In <01H1Z1YY0ZPI9I449V at Butler.EDU> SCHMID at Butler.EDU writes:
>"Algae are plants" is a controversial statement. In the days when all life
>forms were classified as plants or animals, there was no problem. However,
>even general biology texts these days reveal little agreement on algae.
>Modifications of Whittaker's 5-kingdom scheme all place blue-green algae
>(aka cyanobacteria) in Kingdom Monera with the prokaryotes. The other,
>eukaryotic algae may be lumped into Kingdom Protista/Protoctista -- or
>split between Protista and the Plant Kingdom. Many scientists argue that
>the algae are polyphyletic - having obtained chloroplasts in independent
>events - suggesting that not all are closely related to land plants.
>Moral for Physiologists: Don't assume all algae are alike. Whether the
>question has to do with nitrogen nutrition or whatever (especially outside the
>chloroplasts), look for information on the organism of interest and its near
>In general, plants/algae have enzymes available for use of ammonium. In
>fact, nitrate is converted to ammonium before it can be used for amino acid
>synthesis. However, ammonium (esp. converted to ammonia) is also toxic.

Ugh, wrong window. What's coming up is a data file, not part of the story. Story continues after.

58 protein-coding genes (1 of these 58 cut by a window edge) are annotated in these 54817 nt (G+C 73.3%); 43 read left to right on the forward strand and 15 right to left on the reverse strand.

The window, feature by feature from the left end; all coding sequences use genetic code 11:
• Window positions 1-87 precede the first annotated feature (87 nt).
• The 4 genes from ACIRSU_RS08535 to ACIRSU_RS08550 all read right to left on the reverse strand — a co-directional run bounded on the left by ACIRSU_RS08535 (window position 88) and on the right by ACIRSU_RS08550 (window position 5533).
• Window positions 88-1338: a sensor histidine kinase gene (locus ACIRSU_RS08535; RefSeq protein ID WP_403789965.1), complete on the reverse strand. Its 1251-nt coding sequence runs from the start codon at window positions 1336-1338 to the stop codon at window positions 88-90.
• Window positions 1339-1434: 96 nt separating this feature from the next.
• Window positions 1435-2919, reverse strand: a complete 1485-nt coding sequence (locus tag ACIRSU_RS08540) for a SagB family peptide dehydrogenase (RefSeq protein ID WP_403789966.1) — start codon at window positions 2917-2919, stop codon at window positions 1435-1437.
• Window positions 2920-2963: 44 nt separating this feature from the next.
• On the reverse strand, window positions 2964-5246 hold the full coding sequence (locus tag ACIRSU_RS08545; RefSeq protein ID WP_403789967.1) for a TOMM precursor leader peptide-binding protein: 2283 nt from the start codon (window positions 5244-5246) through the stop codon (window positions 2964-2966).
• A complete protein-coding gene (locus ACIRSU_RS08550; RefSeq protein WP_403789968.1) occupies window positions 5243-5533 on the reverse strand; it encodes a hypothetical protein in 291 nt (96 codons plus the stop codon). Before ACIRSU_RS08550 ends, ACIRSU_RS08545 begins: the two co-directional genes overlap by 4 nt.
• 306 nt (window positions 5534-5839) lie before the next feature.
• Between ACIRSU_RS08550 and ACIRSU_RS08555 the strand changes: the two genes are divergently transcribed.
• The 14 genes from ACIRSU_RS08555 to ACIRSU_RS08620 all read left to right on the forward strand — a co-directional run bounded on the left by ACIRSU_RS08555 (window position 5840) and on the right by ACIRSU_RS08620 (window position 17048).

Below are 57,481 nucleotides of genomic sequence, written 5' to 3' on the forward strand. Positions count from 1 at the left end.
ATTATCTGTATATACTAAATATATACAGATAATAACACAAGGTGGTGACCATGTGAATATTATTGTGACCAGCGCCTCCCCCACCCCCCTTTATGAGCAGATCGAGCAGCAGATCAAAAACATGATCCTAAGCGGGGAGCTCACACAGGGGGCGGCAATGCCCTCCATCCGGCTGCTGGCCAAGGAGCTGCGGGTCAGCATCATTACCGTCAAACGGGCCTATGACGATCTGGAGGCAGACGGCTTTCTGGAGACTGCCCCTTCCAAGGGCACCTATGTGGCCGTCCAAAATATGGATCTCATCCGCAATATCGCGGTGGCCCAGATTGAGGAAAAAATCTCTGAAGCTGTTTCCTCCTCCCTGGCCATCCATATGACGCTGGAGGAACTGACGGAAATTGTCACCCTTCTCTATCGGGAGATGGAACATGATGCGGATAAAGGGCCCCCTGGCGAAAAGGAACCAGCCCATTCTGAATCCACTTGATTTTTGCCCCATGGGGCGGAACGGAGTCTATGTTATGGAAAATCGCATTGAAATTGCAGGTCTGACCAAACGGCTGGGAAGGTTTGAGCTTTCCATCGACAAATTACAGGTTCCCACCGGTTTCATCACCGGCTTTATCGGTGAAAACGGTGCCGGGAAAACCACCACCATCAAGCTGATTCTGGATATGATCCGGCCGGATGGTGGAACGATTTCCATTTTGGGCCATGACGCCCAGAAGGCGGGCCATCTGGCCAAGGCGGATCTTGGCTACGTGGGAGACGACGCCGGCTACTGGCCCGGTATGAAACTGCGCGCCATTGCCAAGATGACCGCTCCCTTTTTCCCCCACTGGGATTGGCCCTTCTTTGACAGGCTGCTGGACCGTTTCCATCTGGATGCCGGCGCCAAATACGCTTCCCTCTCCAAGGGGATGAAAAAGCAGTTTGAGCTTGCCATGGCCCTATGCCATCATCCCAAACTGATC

>Therefore, in the presence of ammonium (which CAN cross membranes in
>ammonia form without a specific transporter), your alga must have the
>ability to detoxify (use quickly, sequester, keep intracellular concentration
>low) the ammonium before it succumbs.
>schmid at butleru.edu
Hear hear! Good answer. It is a rash statement to say that "algae
are plants" without defining what you mean by plants, and rasher still
to assume that all algae are similar metabolically. In fact there is
good reason to believe that algae display far more metabolic diversity
than do plants, and to generalize is extremely difficult.
For some detailed information about the growth requirements of a
variety of algae, consult the UTEX algal culture collection catalog
which is published as a supplement to the Journal of Phycology: Starr,
R. C. and Zeikus, J. A. 1993. UTEX -- The Culture Collection of Algae
at the University of Texas at Austin. J. Phycol. supplement to v. 29
Charles F. Delwiche < no quote. I'm uninspired today. >
Dept. Biology, I.U.
Bloomington, IN 47405
--> delwiche at bio.indiana.edu is my preferred email address